(2) As to the second count, defendant claims the evidence is not sufficient to support an implied finding of intent to commit rape.

This point, also, is not well founded.

According to her testimony, the victim was returning home from church about 9 in the evening of March 16, 1952, on Campbell Street, next to Raimondi Park, Oakland. As she approached a street intersection she met a man coming toward her. When he got to her he stuck a knife up to her neck but did not grab hold of her. He told her to start walking and that if she screamed he would cut her throat. She dropped some song books she was carrying and screamed until he started choking her so she could not scream. She offerd him money but he told her to do as he said. He forced her into the park and then into the rest room building. She screamed twice before she arrived at the rest room. After he got her into the rest room he got her down on the floor, tried to get her coat off and her dress up, and she bit his thumb and started screaming again. During this time she heard her son and his friends outside the rest room. This man had kept the knife at her throat while he and she approached the rest room and still had it in the rest room. He knicked her with the knife but not enough for it to bleed. She identified the defendant in court as the same man. While the struggle was going on her son and two of his friends came into the rest room. The man said ‘wait and let me explain to you, I was only playing,’ and then he ran across the park. The boys ran after him and caught him after he fell in the park.

Her son testified that he heard some one scream, thought it was his mother, ran outside their home (which was nearby, opposite the park), met two of his friends on the street, who with him went toward the rest room. A few seconds later he heard her scream again. He called out ‘May, is that you?’ and a man's voice replied, ‘No, this isn't May.’ The son and one of his friends ran in. His mother was scuffling on the floor and the man was over her and had her dress up. The man said he wanted to explain, and that he was just playing. The boys stepped from the door and the man ran out with the boys after him. They caught him, threw him down, and proceeded to beat him. His mother cam up, told him not to kill the man and then they took the man out on the street. The police arrived thereafter.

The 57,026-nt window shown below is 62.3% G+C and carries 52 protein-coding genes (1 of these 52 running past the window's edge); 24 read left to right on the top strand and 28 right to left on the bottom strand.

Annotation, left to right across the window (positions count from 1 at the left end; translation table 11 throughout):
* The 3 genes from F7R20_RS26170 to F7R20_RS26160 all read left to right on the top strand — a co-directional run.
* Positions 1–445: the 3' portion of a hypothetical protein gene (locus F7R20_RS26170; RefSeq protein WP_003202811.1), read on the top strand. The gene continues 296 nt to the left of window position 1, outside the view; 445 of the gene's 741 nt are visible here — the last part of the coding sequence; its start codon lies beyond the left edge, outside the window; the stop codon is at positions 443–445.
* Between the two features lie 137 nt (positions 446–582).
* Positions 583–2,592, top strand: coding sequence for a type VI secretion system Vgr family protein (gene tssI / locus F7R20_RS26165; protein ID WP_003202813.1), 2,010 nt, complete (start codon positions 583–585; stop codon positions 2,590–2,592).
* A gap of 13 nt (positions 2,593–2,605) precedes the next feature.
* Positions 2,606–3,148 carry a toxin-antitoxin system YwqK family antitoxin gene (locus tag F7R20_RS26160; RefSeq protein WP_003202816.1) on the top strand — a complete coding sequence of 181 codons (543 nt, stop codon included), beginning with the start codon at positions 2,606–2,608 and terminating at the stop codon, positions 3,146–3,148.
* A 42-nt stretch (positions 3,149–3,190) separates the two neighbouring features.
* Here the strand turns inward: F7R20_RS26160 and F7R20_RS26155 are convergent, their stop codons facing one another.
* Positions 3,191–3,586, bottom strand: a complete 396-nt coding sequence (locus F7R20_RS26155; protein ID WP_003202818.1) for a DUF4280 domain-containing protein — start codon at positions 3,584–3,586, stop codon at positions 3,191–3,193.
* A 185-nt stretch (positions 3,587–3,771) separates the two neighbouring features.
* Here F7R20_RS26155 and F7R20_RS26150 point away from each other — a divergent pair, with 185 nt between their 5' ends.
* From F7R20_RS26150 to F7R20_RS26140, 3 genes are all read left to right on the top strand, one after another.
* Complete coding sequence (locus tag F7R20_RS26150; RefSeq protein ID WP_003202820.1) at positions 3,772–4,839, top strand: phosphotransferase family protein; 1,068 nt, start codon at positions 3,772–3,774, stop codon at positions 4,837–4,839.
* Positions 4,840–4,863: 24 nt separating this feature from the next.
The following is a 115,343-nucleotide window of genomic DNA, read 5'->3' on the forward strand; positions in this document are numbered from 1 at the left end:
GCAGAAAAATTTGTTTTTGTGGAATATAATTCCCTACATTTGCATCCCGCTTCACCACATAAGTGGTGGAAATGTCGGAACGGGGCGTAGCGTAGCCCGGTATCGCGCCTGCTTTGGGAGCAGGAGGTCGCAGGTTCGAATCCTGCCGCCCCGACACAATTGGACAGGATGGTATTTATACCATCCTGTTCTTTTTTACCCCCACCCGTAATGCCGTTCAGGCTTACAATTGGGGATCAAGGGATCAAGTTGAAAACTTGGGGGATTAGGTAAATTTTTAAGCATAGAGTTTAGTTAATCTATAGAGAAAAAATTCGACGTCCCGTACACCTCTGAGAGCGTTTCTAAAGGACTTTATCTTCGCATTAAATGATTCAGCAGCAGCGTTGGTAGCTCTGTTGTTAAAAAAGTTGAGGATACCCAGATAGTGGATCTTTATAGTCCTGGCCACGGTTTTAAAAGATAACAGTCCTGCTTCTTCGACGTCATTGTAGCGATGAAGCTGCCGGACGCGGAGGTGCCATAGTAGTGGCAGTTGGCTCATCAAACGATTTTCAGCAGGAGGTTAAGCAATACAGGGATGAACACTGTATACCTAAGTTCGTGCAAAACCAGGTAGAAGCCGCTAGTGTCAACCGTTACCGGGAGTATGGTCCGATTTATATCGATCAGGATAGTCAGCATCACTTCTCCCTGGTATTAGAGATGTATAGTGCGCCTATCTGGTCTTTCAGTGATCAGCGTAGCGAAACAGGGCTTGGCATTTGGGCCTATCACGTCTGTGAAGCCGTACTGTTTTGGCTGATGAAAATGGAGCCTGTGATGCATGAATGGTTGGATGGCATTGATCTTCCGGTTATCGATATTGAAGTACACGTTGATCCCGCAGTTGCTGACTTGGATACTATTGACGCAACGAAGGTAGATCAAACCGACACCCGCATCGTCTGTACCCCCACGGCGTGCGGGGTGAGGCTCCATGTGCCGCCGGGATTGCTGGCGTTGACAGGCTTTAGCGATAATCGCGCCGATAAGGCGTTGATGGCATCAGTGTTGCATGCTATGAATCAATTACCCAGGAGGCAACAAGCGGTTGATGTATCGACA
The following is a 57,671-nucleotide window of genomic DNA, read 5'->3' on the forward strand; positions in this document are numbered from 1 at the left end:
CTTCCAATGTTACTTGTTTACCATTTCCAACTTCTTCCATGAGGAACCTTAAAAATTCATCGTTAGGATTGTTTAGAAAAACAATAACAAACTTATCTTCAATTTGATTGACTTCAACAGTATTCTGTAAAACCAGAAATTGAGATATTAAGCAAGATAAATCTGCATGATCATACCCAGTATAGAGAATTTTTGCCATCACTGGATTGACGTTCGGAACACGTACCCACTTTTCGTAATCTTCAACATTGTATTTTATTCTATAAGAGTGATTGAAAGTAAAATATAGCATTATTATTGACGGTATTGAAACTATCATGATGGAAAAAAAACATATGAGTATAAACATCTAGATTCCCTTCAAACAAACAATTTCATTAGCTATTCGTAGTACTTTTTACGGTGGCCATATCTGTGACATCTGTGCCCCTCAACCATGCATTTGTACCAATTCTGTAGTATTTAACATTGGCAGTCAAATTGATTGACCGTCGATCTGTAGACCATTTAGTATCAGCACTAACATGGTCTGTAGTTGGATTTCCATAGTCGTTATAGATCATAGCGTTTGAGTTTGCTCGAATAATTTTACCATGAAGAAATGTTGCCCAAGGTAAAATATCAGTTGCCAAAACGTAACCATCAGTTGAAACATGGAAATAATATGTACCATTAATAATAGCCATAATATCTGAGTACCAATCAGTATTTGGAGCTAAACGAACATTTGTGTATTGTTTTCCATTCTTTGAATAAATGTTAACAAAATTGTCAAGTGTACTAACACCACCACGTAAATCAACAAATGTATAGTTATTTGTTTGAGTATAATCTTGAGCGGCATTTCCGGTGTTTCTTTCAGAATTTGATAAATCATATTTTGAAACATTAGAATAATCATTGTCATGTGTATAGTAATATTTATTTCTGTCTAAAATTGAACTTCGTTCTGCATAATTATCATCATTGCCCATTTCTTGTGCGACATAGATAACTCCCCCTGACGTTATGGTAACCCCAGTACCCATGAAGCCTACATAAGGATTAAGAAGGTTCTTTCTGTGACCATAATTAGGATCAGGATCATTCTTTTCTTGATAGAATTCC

The jury was amply justified in inferring from this evidence that the defendant assaulted this prosecutrix with intent to have sexual intercourse with her and to use force to overcome her resistance; i. e., assault with intent to commit rape. ‘The crime of assault with intent to commit rape was committed, if defendant intended to have sexual intercourse with his victim and to use force to overcome her resistance.’ People v. Nye, 38 Cal.2d 34, 37, 237 P.2d 1, 3.

The testimony of the victim's son corroborated her testimony, but there was no legal requirement for such corroboration because this victim, like the victim of the offense charged in Count 1, was not an accomplice of the defendant.

(3) Defendant suggests that some of the court's instructions may have been erroneous, but as the transcript upon this appeal does not contain the instructions given, we are unable to consider this point. ‘Instructions not incorporated in the record will be presumed correct and will not be reviewed.’ (4 Cal.Jur.2d 441, Appeal and Error, § 569, note 12, and cases cited.)

(4) Defendant complains that he was not properly represented at the trial, suggesting that his counsel should have cross-examined the prosecutrix more vigorously at the trial. This point is without merit. The record indicates that his counsel conducted an extensive cross-examination of the prosecutrix, covering substantially all of her testimony, with emphasis upon her identification testimony. This is not to suggest that the state would be responsible for the negligence, if any, of defendant's counsel, had defendant's counsel been negligent, which he was not.

(5) Finally, defendant requests reversal ‘on all statutory grounds set forth in sections 261, 264, 1111, 1158a of the Penal Code.’ This is too general a statement to be meaningful. Sections 261 and 264 merely define rape and prescribe the punishment therefor. Section 1111 defines ‘an accomplice’ and requires his testimony to be corroborated. Section 1158a relates to the form of verdict in certain types of cases not involved here.

The judgment and the order appealed from are affirmed.

FRED B. WOOD, Justice.

PETERS, P. J., and BRAY, J., concur.